The ACNC has shifted many of its programs to an online format due to restrictions on social gatherings. Next Friday, June 5th from 11 :00 AM to noon, instructor Stephanie Zwyghuizen is leading the First Friday Treasure Hunt, which teaches participants how to use photography as a means of exploration, nature therapy and citizen science. The session will be recorded, so even those who can’t join in live can view the video through June 30th.

While the treasure hunt is geared towards adults, there are children’s virtual programs, too, including the Little Explorers series for children ages 3 to 8. On Saturday, June 13th, the Little Explorers Decomposition Detectives program from 10:00 AM to 11:30 AM will include a short online lesson about nature’s decomposers and encourages children to get outside and use their new “powers of deduction” to find worms, insects, fungi and more. Kits are available for pick-up at the Audubon prior to the program. To learn more about the Audubon and register for its online programs, visit auduboncnc.org.



Just eight miles outside of Ellicottville, Griffis Sculpture Park is home to more than 250 large-scale sculptures installed through miles of hiking trails. The steel sculptures of Larry Griffis, Jr. and many other international artists continue to inspire hikers and artists alike, and inspiration is needed now more than ever during the COVID-19 pandemic.

In accordance with New York State’s parks policy, Griffis Sculpture Park remains open to the public daily from dawn to dusk. Social distancing is recommended, as hikers are encouraged to leave six feet or more of distance between themselves and others. Visitors can enter through the main entrance at 6902 Mill Valley Road in East Otto or on Rhor Hill Road off of Route 219. To learn more, visit griffispark.org.



The Pfeiffer Nature Center in Portville, NY has two beautiful properties to explore. The Lillibridge Property at 1974 Lillibridge Road has 188 acres and six miles of hiking trails. Visitors can see one of the largest privately-held tracts of old-growth forest in the area and a New York state champion Tupelo tree, which is over 500 years old!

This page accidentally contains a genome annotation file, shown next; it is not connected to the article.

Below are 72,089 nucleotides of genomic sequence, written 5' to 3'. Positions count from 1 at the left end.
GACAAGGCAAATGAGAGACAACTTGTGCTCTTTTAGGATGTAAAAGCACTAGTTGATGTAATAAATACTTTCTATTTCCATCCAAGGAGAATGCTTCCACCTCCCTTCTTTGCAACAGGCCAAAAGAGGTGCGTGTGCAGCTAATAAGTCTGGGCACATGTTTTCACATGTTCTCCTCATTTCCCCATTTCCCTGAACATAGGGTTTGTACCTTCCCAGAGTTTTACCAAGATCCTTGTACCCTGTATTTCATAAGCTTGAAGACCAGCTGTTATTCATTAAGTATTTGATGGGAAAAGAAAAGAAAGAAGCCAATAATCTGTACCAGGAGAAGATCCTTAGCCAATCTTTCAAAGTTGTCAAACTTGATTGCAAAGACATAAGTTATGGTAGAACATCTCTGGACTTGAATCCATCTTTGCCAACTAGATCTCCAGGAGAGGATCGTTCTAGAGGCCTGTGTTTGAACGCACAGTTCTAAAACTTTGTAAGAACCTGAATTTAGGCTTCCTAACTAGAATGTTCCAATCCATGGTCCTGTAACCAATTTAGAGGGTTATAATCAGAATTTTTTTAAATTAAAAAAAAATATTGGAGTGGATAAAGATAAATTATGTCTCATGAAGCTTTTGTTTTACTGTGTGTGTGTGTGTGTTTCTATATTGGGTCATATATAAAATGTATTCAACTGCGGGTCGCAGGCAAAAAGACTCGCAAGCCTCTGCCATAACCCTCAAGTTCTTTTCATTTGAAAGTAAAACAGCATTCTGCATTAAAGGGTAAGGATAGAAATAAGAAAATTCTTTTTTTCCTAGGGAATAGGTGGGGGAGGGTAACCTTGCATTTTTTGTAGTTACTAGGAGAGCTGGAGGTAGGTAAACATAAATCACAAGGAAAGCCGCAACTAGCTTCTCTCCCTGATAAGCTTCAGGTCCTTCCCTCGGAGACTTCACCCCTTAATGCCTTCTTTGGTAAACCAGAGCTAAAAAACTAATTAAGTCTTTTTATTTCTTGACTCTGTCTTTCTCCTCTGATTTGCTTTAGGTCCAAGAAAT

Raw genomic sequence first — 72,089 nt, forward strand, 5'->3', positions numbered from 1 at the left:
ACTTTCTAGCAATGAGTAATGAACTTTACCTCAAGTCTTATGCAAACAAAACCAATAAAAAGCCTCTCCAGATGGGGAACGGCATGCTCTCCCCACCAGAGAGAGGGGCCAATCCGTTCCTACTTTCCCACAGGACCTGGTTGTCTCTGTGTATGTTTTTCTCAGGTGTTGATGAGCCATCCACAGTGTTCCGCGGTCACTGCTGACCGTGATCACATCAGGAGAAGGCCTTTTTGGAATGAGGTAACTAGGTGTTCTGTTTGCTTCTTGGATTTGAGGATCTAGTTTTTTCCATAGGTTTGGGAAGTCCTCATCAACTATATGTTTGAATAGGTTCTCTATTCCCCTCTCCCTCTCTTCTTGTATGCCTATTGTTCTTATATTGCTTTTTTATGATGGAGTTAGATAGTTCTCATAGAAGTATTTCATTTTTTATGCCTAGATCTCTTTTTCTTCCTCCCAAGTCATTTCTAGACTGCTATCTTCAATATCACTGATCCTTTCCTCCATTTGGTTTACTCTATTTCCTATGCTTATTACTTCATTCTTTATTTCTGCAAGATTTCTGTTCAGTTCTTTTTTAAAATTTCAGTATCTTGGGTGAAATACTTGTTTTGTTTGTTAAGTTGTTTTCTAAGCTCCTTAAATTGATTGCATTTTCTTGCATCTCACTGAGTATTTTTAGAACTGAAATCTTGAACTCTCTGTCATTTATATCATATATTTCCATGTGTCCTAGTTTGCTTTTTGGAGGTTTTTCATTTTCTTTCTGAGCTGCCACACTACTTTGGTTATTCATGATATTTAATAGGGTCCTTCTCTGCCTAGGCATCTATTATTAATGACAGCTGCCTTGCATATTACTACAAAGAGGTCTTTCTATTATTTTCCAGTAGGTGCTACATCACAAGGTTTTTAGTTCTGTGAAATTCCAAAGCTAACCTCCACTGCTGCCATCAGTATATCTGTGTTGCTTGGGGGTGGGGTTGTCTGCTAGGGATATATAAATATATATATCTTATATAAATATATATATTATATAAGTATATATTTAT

The Eshelman property at 1420 Yubadam Road has 488 acres and four miles of trails through wetlands and secondary growth forest. Trails at both properties are open from dawn to dusk, and the Eshelman property is also hosting several self-led activities. The current self-led activity is “Bird Search Bliss.” Beginning at the kiosk, visitors can read instructions and embark on a stroll to find 24 photos of native and commonly-seen birds on the property. Email your name and the number of birds you were able to identify to naturalist@pfeiffernaturecenter.org or call the office at 716-933-0187 to be entered into a drawing for a free ice cream cone. The winners will be drawn and notified by Friday, June 5th.



Since May 1st, Rock City Park at Route 16 South in Olean has been open for hiking! The grounds are open from 9:00 AM to 5:00 PM daily, and visitors can enjoy a 45-minute hiking trail through the ancient glacier-carved rock formations, which include the largest exposure of quartz conglomerate in the world. Outdoor restrooms and picnic trails are available, too. Admission is just $5 for adults, $3 for children and free for children under the age of five. For more information, visit rockcitypark.com.